We can also see from Liebling’s account that if the Second World War was a war of ideologies, no one seemed very sure of the ideology on their side.

Remoteness from the war affected everybody, but there were at least two groups in our country that tried consciously to minimize our danger. They were precisely these that had worked to the same end in France—a strong faction of men of wealth and the Community party. The money people wanted to prove fascism more efficient than democracy, the Communists that democracy offered no protection against fascism. A military victory for the democracies would shatter the pretensions of both. (120)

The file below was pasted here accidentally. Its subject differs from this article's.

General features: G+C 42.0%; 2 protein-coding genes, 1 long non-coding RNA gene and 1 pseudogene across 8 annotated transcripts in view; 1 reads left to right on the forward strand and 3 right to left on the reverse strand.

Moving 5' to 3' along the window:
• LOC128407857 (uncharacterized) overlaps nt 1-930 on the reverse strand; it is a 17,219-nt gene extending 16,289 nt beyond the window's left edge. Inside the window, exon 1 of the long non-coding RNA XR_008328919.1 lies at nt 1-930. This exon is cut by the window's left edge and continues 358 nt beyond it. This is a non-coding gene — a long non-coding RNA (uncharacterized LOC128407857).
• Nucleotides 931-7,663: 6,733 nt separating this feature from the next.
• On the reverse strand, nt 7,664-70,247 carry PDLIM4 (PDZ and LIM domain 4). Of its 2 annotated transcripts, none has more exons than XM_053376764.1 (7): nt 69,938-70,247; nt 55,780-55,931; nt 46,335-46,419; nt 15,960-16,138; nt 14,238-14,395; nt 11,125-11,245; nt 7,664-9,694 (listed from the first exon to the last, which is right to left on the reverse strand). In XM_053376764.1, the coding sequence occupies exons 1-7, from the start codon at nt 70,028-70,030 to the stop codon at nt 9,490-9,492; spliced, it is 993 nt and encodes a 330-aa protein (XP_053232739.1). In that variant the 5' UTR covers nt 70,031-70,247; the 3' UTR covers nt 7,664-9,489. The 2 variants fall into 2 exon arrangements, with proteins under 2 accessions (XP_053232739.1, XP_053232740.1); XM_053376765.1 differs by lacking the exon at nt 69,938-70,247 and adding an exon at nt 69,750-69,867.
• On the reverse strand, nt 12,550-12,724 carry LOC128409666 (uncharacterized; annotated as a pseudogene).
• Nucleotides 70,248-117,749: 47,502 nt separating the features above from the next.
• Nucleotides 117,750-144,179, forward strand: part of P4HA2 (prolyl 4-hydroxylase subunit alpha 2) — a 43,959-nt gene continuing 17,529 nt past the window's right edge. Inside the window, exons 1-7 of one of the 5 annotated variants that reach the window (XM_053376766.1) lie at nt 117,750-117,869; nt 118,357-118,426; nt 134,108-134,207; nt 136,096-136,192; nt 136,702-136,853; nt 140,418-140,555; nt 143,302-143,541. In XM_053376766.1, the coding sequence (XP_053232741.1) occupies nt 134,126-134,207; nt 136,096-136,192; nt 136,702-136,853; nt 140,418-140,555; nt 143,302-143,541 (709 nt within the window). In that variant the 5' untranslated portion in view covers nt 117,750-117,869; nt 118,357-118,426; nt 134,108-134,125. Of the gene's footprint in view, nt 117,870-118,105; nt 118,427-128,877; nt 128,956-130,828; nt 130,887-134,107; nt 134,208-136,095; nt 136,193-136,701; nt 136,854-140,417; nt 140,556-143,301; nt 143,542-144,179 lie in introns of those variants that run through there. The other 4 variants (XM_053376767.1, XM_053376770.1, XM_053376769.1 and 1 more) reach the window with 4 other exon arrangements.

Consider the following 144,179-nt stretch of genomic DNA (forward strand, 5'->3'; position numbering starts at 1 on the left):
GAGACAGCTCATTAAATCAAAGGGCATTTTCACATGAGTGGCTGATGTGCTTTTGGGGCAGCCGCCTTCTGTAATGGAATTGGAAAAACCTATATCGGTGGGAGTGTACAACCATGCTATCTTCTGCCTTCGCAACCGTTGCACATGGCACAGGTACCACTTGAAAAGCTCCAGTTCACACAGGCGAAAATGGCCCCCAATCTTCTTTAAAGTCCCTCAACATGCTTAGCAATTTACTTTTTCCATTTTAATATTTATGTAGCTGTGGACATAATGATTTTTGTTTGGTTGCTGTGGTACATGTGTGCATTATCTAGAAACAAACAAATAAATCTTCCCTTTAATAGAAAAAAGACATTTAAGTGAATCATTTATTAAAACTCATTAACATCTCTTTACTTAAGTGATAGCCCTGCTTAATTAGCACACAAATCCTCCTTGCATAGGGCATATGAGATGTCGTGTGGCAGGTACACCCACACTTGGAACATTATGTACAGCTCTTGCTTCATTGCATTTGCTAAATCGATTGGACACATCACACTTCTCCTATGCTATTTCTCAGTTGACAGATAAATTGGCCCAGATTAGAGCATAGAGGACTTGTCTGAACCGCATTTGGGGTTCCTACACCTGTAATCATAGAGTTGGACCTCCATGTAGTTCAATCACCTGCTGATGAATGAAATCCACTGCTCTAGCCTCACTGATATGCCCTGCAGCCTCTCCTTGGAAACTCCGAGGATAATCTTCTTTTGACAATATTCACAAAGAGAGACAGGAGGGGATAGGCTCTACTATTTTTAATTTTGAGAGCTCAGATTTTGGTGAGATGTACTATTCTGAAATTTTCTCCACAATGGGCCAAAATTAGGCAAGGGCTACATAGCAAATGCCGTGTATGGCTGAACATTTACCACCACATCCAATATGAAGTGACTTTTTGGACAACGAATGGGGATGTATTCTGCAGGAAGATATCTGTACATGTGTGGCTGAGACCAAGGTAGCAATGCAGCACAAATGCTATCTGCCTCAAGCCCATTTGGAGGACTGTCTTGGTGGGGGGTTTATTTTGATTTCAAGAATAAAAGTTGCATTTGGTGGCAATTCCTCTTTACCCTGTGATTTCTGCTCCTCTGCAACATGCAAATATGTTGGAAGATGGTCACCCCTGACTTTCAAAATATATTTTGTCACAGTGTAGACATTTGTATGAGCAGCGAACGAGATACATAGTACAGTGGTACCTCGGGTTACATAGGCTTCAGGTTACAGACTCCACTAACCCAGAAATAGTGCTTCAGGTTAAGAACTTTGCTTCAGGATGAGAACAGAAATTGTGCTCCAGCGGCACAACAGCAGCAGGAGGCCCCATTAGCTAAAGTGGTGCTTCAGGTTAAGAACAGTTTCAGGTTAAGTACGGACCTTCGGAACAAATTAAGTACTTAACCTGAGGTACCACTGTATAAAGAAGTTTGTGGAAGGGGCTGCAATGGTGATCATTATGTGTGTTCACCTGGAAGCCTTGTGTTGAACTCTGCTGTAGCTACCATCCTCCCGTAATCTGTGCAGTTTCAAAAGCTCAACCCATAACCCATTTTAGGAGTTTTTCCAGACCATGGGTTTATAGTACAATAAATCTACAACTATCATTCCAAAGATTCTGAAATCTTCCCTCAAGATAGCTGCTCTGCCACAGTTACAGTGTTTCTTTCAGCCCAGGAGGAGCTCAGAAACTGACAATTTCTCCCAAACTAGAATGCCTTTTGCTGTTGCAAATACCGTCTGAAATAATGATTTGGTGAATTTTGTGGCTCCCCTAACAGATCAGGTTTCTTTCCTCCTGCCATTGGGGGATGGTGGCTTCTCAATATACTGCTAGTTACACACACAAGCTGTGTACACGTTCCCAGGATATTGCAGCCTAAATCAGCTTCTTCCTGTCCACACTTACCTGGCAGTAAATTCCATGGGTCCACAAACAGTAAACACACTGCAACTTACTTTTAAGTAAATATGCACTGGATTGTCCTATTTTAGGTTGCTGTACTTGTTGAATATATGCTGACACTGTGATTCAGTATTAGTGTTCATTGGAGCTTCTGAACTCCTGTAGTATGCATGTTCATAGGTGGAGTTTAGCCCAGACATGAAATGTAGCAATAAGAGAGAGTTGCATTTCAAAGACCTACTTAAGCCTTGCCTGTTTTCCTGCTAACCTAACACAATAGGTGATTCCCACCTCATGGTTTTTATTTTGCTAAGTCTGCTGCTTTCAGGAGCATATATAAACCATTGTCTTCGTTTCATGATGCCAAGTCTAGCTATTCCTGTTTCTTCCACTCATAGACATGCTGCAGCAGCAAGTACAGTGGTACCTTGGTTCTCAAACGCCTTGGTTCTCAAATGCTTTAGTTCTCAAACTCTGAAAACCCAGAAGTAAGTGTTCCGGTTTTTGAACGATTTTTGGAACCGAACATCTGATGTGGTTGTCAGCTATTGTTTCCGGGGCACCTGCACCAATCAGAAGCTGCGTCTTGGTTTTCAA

True enough, but in Liebling’s mind, democracy was a hard sale during those dark years of 1940 and 1941. Something Liebling did not take up (at least as far as I have read) is how much the values of democracy and equality would be both pushed to the limit and betrayed over the course of the war. As far as he got in this direction was his desire for an early start to American involvement because of the needs of governmental “war powers.”

After the fall of France, Liebling returned to the United States for a while where he signed up for the draft (he was still in his thirties although over weight). After this he returned to war correspondence for the New Yorker by sailing to England on a rather perilous trek amid German submarine warfare. In London, Liebling reported on how the impact of the war on people’s lives. One striking passage is about a young woman who had to get herself drunk everytime German bombers hit the city, leading to a perpetual cycle of hangover and drunken binges.